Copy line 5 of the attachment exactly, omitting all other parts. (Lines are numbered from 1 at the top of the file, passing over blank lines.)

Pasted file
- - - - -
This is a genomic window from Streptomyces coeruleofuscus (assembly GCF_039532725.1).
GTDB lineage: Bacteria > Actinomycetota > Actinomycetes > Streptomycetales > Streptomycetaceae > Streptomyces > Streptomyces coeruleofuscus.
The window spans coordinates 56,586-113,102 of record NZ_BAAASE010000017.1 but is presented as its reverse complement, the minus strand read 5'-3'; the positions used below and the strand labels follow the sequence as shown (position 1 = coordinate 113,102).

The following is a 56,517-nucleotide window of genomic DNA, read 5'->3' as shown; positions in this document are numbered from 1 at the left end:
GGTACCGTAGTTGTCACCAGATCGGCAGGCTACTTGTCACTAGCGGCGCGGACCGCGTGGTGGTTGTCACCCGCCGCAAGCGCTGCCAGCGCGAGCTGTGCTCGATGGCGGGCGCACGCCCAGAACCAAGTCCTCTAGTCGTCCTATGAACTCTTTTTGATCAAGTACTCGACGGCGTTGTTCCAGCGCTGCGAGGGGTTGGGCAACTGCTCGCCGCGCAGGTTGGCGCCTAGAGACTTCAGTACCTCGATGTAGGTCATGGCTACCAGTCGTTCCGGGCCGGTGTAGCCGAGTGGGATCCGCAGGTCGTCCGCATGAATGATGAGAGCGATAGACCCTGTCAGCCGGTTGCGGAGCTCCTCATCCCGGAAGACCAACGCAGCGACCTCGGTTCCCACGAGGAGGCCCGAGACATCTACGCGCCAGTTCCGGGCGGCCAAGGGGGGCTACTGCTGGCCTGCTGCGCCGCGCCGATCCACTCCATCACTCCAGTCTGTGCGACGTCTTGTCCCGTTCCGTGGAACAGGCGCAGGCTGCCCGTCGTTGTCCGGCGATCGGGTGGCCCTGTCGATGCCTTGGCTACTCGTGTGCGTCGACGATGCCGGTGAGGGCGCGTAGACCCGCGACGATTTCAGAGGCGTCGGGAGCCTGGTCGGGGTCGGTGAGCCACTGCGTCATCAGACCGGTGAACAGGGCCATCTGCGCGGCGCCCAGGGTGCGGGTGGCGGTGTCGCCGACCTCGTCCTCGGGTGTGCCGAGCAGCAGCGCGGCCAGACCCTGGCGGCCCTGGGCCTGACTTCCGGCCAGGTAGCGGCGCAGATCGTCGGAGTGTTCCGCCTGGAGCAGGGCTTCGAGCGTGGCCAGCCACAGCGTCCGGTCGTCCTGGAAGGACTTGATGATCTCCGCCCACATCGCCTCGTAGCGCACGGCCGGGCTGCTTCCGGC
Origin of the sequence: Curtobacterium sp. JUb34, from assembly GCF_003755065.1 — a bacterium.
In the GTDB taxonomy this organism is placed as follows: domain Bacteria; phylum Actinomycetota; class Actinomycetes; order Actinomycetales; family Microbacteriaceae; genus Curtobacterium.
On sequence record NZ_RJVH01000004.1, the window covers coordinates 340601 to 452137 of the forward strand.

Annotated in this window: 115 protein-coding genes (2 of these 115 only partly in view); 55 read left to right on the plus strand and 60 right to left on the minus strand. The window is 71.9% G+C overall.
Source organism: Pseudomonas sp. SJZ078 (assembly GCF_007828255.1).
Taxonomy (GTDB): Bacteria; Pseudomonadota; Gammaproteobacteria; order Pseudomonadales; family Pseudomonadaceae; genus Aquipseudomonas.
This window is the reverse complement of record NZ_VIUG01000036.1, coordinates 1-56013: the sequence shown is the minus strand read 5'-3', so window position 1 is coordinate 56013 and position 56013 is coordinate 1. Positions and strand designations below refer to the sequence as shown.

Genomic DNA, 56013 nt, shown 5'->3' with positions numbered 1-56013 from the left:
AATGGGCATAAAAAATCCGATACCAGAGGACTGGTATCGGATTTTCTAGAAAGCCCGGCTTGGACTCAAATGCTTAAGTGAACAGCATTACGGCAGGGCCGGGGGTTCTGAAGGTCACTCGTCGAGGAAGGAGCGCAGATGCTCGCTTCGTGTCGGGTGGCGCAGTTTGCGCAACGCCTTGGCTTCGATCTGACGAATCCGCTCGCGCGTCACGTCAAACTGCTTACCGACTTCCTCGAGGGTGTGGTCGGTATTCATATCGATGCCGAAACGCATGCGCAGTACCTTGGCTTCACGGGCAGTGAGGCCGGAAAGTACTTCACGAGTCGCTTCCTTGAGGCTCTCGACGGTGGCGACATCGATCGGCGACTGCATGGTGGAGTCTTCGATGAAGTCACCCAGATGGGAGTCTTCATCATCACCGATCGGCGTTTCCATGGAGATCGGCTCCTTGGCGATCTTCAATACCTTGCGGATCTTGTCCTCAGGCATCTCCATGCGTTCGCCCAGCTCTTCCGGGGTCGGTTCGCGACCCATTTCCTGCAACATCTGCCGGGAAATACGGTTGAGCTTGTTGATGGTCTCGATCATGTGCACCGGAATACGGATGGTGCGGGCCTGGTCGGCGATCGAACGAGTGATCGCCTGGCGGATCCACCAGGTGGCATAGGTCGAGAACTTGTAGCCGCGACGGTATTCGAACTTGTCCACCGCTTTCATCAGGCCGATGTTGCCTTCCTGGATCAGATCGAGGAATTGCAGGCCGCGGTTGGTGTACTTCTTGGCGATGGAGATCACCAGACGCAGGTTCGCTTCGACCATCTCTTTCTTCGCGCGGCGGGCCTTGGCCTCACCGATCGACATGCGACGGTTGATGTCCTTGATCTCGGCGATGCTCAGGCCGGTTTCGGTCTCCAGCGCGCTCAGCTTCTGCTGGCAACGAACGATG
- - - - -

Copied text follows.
GGTACCGTAGTTGTCACCAGATCGGCAGGCTACTTGTCACTAGCGGCGCGGACCGCGTGGTGGTTGTCACCCGCCGCAAGCGCTGCCAGCGCGAGCTGTGCTCGATGGCGGGCGCACGCCCAGAACCAAGTCCTCTAGTCGTCCTATGAACTCTTTTTGATCAAGTACTCGACGGCGTTGTTCCAGCGCTGCGAGGGGTTGGGCAACTGCTCGCCGCGCAGGTTGGCGCCTAGAGACTTCAGTACCTCGATGTAGGTCATGGCTACCAGTCGTTCCGGGCCGGTGTAGCCGAGTGGGATCCGCAGGTCGTCCGCATGAATGATGAGAGCGATAGACCCTGTCAGCCGGTTGCGGAGCTCCTCATCCCGGAAGACCAACGCAGCGACCTCGGTTCCCACGAGGAGGCCCGAGACATCTACGCGCCAGTTCCGGGCGGCCAAGGGGGGCTACTGCTGGCCTGCTGCGCCGCGCCGATCCACTCCATCACTCCAGTCTGTGCGACGTCTTGTCCCGTTCCGTGGAACAGGCGCAGGCTGCCCGTCGTTGTCCGGCGATCGGGTGGCCCTGTCGATGCCTTGGCTACTCGTGTGCGTCGACGATGCCGGTGAGGGCGCGTAGACCCGCGACGATTTCAGAGGCGTCGGGAGCCTGGTCGGGGTCGGTGAGCCACTGCGTCATCAGACCGGTGAACAGGGCCATCTGCGCGGCGCCCAGGGTGCGGGTGGCGGTGTCGCCGACCTCGTCCTCGGGTGTGCCGAGCAGCAGCGCGGCCAGACCCTGGCGGCCCTGGGCCTGACTTCCGGCCAGGTAGCGGCGCAGATCGTCGGAGTGTTCCGCCTGGAGCAGGGCTTCGAGCGTGGCCAGCCACAGCGTCCGGTCGTCCTGGAAGGACTTGATGATCTCCGCCCACATCGCCTCGTAGCGCACGGCCGGGCTGCTTCCGGC